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I never paid more than $600 for a brand new laptop over the past 23
years. Buy cheap and often I say. This is the biggest secret out there.


Re: Laptop cpu upgrade

I have sold used laptops for more than I paid for them new more than 6
months earlier; I have sold 2 and 3 year old laptops for 80% of what I
paid for them new.  The market is not rational, and many times both
sellers and buyers act out of ignorance or at least incomplete knowledge.

BillW50 wrote:
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Re: Laptop cpu upgrade

Barry Watzman wrote:
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I'd have to agree with "mostly" cause the mostly price is defined by
dealers selling to uninformed and unskilled consumers and/or
ebay dwellers with more money than sense.  Many of the readers
here are far more skilled.

But BEST is another story entirely...
I guess my BEST is better than your BEST ;-)

usb2 firewire 1400x1050 15" 802.11G $20


433MHz 256MB 5.1GB CD/Floppy, 15" 1400x1050 Docking Station $3

466MHz 192MB cd/floppy  no hd $1

400MHz Apple Powerbook G4 256MB no HD no ac supply $ be fair,
Apple spare parts are EXPENSIVE.  I was into this one $15 by the time
I got it all the missing parts.  Apple-Rookie mistake.
Won't do that again.

All with good batteries.

Not state of the art, but quite usable by 90% of non-gamers.

And yes, there's usually some minor problem that needs fixing.

But if you read the complaints about ebay purchases, even the
HIGH priced laptops usually have undisclosed problems.

There does appear to be a psychological price floor of a buck
for stuff slower than 400MHz...unless they're free.

As always, if your time is valuable, go buy the shiny new one and be
done with it.  If you like to tinker, deals can be had.

You won't find 'em from someone who deals in used laptops or on
ebay, but they're out there.
Used laptop dealers can't afford to buy 'em at $300-$600.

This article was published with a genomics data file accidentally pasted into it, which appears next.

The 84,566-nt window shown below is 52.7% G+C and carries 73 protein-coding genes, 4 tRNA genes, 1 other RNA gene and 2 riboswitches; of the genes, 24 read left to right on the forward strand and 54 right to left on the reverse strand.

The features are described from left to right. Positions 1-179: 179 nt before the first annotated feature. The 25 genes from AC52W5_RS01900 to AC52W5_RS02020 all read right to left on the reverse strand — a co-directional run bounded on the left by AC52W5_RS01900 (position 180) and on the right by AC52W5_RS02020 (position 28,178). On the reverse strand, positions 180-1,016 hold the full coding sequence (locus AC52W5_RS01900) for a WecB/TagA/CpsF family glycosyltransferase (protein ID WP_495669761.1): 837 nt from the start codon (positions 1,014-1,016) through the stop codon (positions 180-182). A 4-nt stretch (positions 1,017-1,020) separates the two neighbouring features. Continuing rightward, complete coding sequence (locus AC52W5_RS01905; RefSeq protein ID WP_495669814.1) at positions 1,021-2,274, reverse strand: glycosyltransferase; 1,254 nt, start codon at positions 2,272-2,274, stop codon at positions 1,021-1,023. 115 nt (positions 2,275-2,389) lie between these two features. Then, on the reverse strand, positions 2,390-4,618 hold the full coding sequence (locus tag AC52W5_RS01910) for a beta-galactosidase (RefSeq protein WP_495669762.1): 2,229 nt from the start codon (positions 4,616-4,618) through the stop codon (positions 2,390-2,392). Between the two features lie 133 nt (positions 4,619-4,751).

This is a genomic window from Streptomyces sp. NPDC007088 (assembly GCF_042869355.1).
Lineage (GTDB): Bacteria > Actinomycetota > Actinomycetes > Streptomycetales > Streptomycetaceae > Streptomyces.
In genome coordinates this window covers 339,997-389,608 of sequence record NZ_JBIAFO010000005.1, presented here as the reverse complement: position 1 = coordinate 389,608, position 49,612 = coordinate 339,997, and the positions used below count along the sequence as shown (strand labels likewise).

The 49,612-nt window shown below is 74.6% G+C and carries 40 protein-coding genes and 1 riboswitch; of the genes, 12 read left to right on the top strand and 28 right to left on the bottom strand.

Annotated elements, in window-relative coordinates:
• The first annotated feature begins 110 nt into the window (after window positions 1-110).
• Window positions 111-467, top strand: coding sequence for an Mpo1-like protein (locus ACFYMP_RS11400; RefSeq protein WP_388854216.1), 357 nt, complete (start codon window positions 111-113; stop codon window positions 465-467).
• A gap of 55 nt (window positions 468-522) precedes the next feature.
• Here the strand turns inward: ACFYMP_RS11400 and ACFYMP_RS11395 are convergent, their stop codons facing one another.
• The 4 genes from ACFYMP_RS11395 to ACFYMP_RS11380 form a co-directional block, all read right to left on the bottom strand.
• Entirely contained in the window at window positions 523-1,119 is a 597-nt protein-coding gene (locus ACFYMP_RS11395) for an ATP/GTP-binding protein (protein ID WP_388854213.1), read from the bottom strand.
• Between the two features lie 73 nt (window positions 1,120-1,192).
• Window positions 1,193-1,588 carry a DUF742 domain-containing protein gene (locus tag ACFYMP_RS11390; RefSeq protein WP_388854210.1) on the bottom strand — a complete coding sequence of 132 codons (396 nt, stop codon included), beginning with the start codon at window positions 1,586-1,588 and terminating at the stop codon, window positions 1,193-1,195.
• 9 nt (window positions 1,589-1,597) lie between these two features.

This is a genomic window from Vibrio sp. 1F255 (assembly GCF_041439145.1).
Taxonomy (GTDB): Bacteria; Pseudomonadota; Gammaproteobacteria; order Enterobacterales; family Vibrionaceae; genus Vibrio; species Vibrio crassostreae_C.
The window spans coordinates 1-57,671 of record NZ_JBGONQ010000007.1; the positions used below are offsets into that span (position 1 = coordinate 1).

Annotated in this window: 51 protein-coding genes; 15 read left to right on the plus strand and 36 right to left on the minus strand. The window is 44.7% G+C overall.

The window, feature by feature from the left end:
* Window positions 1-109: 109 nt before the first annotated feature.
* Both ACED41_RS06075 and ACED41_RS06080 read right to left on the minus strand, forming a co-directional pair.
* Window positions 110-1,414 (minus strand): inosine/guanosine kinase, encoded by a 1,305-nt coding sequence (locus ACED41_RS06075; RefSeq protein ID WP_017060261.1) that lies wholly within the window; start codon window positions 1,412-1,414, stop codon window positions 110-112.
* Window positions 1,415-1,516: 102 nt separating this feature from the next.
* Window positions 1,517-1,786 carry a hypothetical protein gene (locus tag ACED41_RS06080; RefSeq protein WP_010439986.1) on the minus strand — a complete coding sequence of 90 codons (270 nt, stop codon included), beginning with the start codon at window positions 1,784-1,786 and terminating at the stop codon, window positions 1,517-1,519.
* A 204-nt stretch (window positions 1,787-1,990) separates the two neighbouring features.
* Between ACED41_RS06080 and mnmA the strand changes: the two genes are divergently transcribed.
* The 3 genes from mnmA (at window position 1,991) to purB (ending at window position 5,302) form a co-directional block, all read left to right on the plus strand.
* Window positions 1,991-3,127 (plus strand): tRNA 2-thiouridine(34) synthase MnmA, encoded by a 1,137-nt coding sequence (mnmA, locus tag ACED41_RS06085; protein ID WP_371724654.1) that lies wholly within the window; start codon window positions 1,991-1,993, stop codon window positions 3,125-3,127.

Re: Laptop cpu upgrade

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And where do you get these $20 laptops mate? I'm planning to settle
down for a new D630 just because I'm not able to find cheap used
laptops (at least in India).

Re: Laptop cpu upgrade wrote:
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garage sales, swapmeets, Craigslist.
India is a problem...Price you pay for living in cheap stuff.

Return address is VALID!
Bunch-O-Stuff Forsale Here:

Re: Laptop cpu upgrade

There is no way of knowing the answer to your question, and laptop CPU
upgrades are problematic.

Case in point:  The Toshiba 1410/1415 (Celeron) is apparently identical
to the 2410/2415 (full Pentium 4); so identical that they use the same
BIOS and the same service manual.  But when I took a CPU from a 2415 and
put it into a 1415, the computer wouldn't even POST.  Both computers and
both CPUs known good.  However, I was able to upgrade the CPU in the
1415 from a 1.8GHz Celeron to a 2.0GHz Celeron.

There is simply no way to find out (other than by trying it) what
upgrades are possible.  You are at the mercy of both physical
limitations (e.g. there is valid reason why the upgrade could not work,
although you may not be able to find out what that reason is), and
artificial limitations that the manufacturer may have implemented solely
for the purpose of preventing such upgrades.

Also, it is very difficult to get most mobile CPUs, or even to get
enough information to determine what CPUs might be upgrade candidates.

Rank wrote:
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Re: Laptop cpu upgrade

I see. So I guess I'll go and buy according to my needs right now and simply
hope it will accept something faster in the not so far future should my
needs require. And  I guess I'll have to repost on forums once I buy the
laptop and see who has the same laptop and did an upgrade. If only upgrading
was as simple as a home pc.